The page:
Choosing the Unconditional Road

Choosing the Unconditional Road

Ruth determined to go to Israel with Naomi, and to stay by her come what may.

Art by Lucien Pissarro (1896)

A friend of mine loves God, but wonders about the wisdom of His dealings with her. She says everything is okay, she’s even ready to go to the mission field, except that she doesn’t have a husband. Or a child. How could God leave these important people out of her life and maybe even out of His plan for her? She’s been waiting for a long time and nothing seems to change.

Our culture is full of the voices of people making demands. Abortion rights activists want “Abortion on demand with no apology.” The National Rifle Association lobbies for an unlimited right to keep and bear arms. Animals are championed by those who are eager to stand up for their rights. We seem to think that a posture of insistence is the only posture.

But something deep is revealed when we habitually take a demanding attitude either toward people or toward God. What you say shows who you are.

Jesus said it’s out of the abundance of the heart that the mouth speaks. A complaining mouth suggests a complaining heart. As the Scripture shows us, a complaining heart is an unbelieving heart, out of tune with God and His way.

God turns the tables on our tendency to insist on our rights. Take His description of His own, beloved Son. Jesus did not think His equality with God “something to be grasped [at],” but “made Himself of no reputation and took on Himself the form of a servant” (Philippians 2).

We are urged in the same passage to be like Jesus, to take up the same attitude He had. He was rightful heir to all God’s glory and power, but didn’t insist on His rights. He bought our salvation by becoming a servant to us.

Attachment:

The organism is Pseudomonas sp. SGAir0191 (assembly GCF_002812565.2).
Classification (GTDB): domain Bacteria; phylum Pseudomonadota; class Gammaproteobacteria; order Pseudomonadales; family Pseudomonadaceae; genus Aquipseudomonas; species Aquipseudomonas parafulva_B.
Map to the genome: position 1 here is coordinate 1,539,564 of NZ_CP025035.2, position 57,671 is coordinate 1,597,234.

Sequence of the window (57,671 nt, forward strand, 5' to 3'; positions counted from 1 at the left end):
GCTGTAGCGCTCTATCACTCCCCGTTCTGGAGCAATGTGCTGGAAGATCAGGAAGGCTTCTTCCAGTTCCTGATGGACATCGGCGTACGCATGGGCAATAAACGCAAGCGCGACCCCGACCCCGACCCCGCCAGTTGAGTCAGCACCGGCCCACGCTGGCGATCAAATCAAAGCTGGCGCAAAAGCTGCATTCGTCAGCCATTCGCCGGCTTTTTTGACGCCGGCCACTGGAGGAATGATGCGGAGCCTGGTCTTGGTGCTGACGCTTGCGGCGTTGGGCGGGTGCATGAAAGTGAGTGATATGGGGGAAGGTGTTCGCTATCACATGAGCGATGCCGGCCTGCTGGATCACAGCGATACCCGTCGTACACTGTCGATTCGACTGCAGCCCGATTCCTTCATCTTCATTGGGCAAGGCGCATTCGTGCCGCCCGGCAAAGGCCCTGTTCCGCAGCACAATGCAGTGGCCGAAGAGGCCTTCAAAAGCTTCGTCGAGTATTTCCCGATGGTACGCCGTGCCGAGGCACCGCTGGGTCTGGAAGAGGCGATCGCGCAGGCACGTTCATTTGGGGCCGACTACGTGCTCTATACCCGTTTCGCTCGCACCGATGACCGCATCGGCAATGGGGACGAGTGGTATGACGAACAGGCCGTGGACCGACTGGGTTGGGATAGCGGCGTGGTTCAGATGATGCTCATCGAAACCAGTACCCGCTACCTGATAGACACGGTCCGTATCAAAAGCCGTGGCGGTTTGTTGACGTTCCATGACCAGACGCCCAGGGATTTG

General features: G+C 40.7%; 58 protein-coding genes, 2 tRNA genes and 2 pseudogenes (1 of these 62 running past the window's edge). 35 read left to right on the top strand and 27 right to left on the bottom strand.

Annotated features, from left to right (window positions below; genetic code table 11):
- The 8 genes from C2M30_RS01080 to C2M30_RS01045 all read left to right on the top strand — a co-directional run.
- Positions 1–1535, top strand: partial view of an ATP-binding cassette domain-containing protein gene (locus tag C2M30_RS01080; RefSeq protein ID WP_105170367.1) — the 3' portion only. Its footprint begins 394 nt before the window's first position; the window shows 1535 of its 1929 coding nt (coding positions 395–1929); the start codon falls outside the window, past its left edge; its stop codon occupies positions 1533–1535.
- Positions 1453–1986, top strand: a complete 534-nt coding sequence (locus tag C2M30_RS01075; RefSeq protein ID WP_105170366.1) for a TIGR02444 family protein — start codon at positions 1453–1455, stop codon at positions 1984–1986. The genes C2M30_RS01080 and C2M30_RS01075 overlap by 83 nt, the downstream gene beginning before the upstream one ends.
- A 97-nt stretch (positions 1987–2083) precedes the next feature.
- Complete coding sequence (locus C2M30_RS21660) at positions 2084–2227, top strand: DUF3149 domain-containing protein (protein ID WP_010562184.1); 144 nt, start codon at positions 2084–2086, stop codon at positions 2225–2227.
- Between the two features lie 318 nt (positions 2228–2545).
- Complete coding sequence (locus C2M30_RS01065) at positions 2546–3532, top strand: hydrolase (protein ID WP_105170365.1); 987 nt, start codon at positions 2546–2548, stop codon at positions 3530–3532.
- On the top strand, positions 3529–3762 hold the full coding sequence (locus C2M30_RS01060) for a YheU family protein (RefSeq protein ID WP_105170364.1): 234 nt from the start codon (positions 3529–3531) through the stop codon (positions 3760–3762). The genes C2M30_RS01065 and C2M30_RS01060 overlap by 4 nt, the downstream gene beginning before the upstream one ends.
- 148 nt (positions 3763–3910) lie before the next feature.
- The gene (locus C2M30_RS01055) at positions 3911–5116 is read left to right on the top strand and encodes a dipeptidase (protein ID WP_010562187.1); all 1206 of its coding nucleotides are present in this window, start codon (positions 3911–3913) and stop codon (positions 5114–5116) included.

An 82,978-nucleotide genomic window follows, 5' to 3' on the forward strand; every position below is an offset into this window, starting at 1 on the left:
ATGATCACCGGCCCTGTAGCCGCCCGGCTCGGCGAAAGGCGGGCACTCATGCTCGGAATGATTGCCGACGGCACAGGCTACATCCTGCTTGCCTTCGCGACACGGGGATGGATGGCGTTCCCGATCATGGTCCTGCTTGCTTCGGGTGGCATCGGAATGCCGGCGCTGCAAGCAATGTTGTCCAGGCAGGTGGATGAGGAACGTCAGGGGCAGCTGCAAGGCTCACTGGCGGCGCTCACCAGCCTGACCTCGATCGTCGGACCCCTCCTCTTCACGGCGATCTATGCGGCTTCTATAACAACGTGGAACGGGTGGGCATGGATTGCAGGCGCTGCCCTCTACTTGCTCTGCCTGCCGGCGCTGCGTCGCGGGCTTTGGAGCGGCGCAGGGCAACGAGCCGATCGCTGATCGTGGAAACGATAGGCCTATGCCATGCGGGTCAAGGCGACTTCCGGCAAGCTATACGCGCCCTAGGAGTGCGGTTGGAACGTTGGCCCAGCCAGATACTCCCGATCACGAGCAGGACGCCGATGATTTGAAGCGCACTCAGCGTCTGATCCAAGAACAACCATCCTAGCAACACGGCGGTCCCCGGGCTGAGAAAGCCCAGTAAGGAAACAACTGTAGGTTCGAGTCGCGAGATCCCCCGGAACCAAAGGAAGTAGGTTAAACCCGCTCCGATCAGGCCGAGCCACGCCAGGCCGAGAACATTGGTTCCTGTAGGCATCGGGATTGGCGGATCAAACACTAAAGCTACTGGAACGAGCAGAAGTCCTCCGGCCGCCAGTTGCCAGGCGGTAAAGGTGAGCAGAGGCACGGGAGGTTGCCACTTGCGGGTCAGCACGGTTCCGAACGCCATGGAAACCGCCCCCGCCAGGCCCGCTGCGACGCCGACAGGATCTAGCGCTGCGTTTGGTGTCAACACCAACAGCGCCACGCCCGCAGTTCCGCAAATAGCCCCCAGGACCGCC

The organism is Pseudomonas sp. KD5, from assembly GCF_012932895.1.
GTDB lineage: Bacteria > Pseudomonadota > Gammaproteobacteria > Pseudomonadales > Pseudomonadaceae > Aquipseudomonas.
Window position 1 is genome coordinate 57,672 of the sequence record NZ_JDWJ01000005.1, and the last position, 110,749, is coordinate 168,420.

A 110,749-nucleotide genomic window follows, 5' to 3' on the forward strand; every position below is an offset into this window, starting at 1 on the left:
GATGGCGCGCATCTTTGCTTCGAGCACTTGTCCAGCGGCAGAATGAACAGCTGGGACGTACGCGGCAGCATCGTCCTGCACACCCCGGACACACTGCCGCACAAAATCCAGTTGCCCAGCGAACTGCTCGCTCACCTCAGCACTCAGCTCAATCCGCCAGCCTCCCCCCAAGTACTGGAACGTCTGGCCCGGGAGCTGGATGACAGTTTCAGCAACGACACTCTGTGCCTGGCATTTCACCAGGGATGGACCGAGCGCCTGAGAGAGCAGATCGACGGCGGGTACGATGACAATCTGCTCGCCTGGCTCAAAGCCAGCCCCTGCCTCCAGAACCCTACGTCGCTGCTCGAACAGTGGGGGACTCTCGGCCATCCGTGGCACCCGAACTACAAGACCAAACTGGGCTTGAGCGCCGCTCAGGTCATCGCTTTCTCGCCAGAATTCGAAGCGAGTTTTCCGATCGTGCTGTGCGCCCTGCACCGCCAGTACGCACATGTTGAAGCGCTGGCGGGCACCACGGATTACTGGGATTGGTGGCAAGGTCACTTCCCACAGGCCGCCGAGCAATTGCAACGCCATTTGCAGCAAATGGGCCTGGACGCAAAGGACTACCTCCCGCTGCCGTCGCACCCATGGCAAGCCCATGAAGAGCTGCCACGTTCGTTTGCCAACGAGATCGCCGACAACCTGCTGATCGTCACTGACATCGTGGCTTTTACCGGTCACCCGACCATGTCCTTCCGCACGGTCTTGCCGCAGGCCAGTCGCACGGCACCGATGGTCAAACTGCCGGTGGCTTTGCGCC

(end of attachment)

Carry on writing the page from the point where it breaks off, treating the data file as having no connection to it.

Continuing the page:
In the Bible’s Book of Ruth, Ruth the Moabitess faced much the same problem the friend I mentioned is facing. She found herself a childless widow, with no male protector of any kind. Her mother-in-law, Naomi, told Ruth to go back to her father’s home: that would be best if she hoped to remarry and start her life again.

But Ruth determined to go to Israel with Naomi, and stay by her come what may; “Where you go I will go and where you stay I will stay. Your people will be my people and your God my God” (Ruth 1). Rather than asking for something, Ruth was offering herself, in all faithfulness, no matter the consequences. There were no contingencies in her offer. She gave herself simply, whole-heartedly. Why?

The key to her attitude is in the blessing Naomi’s kinsman Boaz gives her when he finds her gleaning grain in his field: “The Lord recompense thy work, and a full reward be given thee by the Lord God of Israel, under whose wings thou art come to trust” (Ruth 2).

She trusted the Lord to the point of abandoning her ancestral gods, all that she had known and all that she had been. It was God she wanted, and she obtained Him. There was nothing in Naomi’s return to Israel that held any particular promise for Ruth, but as Boaz saw, it was to God that Ruth entrusted herself.

In the end, Ruth received from the Lord all that she lacked when she set out from Moab with Naomi, but the Lord did even more than satisfy her personal need. Boaz became her husband, she became “better than seven sons” to Naomi (Ruth 4), and bore a son to be an heir to Boaz and Naomi’s heirless house.

But best of all, Ruth became ancestor to King David, and through David, ancestor of Jesus the Messiah. Because Ruth sought God first, God made satisfying her need an occasion for meeting the needs of others and advancing His plan.

How God looks for hearts that are fully yielded to Him! (II Chronicles 16). He longs for us to share in His great work, to know His joys.

Giving up your “rights” may not make good political sense, but it is the only spiritual beginning going. Paul says “I urge you brothers, in view of God’s mercies, to offer your bodies as living sacrifices…” (Romans 12).

May we not abide in the shadowlands and swamps of our own demands, but offer the Lord an unconditional surrender.

Marena Fisher, Graduate ‘91
© 1995 The Yale Standard Committee